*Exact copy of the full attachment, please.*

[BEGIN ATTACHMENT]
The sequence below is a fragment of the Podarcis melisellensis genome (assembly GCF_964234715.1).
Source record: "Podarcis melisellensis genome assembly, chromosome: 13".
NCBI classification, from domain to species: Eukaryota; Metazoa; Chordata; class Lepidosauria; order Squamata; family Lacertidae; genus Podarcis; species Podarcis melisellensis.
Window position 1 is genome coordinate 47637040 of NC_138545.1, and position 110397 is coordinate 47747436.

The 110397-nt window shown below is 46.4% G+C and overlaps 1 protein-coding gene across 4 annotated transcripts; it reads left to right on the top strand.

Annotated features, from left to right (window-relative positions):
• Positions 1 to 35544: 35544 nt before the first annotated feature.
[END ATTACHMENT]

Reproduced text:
The sequence below is a fragment of the Podarcis melisellensis genome (assembly GCF_964234715.1).
Source record: "Podarcis melisellensis genome assembly, chromosome: 13".
NCBI classification, from domain to species: Eukaryota; Metazoa; Chordata; class Lepidosauria; order Squamata; family Lacertidae; genus Podarcis; species Podarcis melisellensis.
Window position 1 is genome coordinate 47637040 of NC_138545.1, and position 110397 is coordinate 47747436.

The 110397-nt window shown below is 46.4% G+C and overlaps 1 protein-coding gene across 4 annotated transcripts; it reads left to right on the top strand.

Annotated features, from left to right (window-relative positions):
• Positions 1 to 35544: 35544 nt before the first annotated feature.